Putting the warlords out of business (Jean-Marie Guéhenno, SEPTEMBER 11, 2005, International Herald Tribune)
Around the world, about 25 places – depending how you count them – are now at war, down from a peak of more than 50 in the early 1990s. In terms of the number of people killed in battle, the world is at a hundred-year low. New conflicts sometimes start up, like Nepal’s, but for every new conflict, two old ones are going out of business.
There is less war than there used to be.
This month’s news from Burundi is the latest example of the trend. Some 200,000 people died in a 10-year civil war that created hundreds of thousands of refugees and destroyed the country’s infrastructure. In the past year, however, with help from the United Nations and the international community, a Constitution has been approved, an election has been held, a democratically elected president has been sworn in and power is being transferred.
The UN secretary general has asked the Security Council to keep peacekeeping troops in Burundi to help consolidate peace during disarmament and demobilization. Burundians finally have reason to be optimistic, but the rest of the world must continue to help so that Burundi has a chance for lasting peace.
Half a world away, the Irish Republican Army has declared an end to its armed struggle. Liberia is also at peace now, and more than 100,000 fighters have been demobilized in the past year. In East Timor and Sierra Leone, peacekeepers are packing up and going home, their work finished. Some are heading to Sudan, to help with a peace agreement to end a two-decade war that left two million people dead. The agreement there was generally seen as shaky, but seems to have held despite the death of John Garang, the leader of southern Sudan’s long struggle.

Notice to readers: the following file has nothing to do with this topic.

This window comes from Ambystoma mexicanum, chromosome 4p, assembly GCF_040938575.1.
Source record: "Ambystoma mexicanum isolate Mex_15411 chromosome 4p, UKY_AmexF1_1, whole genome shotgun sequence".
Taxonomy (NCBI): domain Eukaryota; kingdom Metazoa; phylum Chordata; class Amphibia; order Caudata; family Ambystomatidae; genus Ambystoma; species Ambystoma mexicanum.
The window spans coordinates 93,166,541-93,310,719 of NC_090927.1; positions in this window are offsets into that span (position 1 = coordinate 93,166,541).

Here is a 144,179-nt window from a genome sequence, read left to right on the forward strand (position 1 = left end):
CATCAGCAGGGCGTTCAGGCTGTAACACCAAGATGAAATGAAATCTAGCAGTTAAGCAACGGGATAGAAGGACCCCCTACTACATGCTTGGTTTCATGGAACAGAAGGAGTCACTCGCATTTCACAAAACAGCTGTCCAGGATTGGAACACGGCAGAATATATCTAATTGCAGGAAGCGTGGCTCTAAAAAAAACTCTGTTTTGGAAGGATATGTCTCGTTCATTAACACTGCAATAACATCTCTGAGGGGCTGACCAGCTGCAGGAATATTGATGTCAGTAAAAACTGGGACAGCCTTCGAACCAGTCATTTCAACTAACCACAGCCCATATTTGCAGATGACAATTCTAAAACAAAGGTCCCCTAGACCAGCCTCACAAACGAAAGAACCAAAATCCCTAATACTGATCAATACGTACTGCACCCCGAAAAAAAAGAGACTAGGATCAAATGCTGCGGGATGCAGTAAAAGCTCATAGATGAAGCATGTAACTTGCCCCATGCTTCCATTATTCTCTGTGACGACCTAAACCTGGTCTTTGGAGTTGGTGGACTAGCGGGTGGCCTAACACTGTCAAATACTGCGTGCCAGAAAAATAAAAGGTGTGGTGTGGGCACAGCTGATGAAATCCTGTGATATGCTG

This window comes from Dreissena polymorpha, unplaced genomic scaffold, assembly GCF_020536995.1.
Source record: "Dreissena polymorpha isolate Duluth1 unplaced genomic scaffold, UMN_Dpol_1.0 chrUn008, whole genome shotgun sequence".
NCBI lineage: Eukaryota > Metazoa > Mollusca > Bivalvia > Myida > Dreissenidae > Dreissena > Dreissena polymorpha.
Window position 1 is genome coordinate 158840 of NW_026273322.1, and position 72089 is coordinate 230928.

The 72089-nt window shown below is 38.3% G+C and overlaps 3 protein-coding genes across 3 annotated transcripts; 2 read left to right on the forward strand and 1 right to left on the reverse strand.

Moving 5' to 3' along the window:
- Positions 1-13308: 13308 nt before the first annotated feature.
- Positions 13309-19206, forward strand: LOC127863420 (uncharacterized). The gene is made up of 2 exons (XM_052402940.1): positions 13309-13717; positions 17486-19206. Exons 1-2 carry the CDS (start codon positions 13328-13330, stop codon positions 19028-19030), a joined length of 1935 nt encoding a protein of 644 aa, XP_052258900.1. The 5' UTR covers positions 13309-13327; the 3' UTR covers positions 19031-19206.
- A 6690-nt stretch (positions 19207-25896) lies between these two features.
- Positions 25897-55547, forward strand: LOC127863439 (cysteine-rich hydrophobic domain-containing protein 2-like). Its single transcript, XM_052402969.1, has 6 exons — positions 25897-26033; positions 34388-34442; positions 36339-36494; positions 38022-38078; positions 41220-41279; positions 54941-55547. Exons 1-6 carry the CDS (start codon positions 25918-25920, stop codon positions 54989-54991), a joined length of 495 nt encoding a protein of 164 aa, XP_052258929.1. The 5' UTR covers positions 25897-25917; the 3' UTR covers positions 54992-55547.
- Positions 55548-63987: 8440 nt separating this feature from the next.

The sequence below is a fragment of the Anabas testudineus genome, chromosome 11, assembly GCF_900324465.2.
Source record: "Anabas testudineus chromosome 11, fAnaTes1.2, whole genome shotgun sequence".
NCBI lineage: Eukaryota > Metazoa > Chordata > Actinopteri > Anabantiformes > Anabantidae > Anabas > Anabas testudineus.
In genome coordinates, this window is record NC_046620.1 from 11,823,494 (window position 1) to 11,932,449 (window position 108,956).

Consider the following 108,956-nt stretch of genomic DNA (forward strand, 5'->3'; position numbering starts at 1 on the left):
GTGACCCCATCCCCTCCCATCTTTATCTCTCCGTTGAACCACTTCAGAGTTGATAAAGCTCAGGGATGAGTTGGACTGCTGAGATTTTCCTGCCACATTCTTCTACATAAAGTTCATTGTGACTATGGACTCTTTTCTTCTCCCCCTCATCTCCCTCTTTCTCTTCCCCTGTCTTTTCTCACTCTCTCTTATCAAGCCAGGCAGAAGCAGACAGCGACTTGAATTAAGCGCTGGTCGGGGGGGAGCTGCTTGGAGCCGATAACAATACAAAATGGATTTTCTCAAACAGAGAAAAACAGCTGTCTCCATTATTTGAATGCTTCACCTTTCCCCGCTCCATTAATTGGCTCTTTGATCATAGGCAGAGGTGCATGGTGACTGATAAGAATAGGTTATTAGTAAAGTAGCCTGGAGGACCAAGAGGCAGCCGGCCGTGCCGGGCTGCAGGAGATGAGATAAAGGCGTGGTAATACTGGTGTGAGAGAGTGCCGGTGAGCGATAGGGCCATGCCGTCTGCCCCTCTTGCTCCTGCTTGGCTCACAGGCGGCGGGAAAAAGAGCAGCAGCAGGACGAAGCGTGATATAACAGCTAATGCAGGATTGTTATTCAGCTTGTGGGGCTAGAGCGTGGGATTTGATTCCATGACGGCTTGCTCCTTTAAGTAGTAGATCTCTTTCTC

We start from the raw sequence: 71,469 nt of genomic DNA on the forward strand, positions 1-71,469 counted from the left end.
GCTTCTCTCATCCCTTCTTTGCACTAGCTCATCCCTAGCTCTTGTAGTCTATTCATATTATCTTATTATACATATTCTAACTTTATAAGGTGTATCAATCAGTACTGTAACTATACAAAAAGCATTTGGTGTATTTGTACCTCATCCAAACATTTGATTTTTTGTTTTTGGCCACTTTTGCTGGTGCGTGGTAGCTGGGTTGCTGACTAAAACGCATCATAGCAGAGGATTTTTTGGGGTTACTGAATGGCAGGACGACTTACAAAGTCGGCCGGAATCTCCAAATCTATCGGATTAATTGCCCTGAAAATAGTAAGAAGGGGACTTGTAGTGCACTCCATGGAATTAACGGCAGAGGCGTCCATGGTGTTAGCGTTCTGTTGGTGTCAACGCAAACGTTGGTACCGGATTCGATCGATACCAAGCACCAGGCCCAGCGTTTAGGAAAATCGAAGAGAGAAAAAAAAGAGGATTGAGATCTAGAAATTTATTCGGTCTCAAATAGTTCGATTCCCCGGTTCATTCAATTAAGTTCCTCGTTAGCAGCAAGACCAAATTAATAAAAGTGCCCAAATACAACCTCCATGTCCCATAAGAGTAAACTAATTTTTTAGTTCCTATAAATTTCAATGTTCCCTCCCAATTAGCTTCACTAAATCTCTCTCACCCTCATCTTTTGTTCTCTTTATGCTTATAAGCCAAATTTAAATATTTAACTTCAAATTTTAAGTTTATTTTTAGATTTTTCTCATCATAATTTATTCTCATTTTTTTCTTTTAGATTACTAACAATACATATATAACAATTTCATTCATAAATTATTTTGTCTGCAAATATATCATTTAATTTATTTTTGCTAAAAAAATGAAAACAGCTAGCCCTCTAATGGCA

Any of these conflicts could again fall back into war, as peace usually takes a decade to take root. And there are still plenty of other places – from Afghanistan to Congo to Haiti – teetering between war and peace. But the numbers are going down, and even in those places, there is real hope.
In Afghanistan, UN workers are helping to prepare for the first parliamentary elections since the overthrow of the Taliban. Congo is preparing for national elections and militia groups in the east are on the run after robust military action by UN peacekeepers. Haiti is moving toward re-establishing a democratic government while UN peacekeepers help the authorities stabilize a dangerous and fragile situation.
What has led to this wider trend away from war?
One of the most important elements, unmentioned here, of course, is unilateral intervention by the U.S. and Britain and the threat of said, Africa’s peace seekers (Abraham McLaughlin, 9/12/05, The Christian Science Monitor)
[E]ver since Sept. 11, 2001, Sudan’s government was desperate to please the US. Back in the 1990s it had hosted Osama bin Laden and other terrorists. It now feared its “terrorist haven” label and economic pariah status would continue. Or worse, that the US might invade.
Ending the notion that sovereignty is inviolable has required nations to reckon with democratic and humanitarian standards even where conflicts seem purely internal.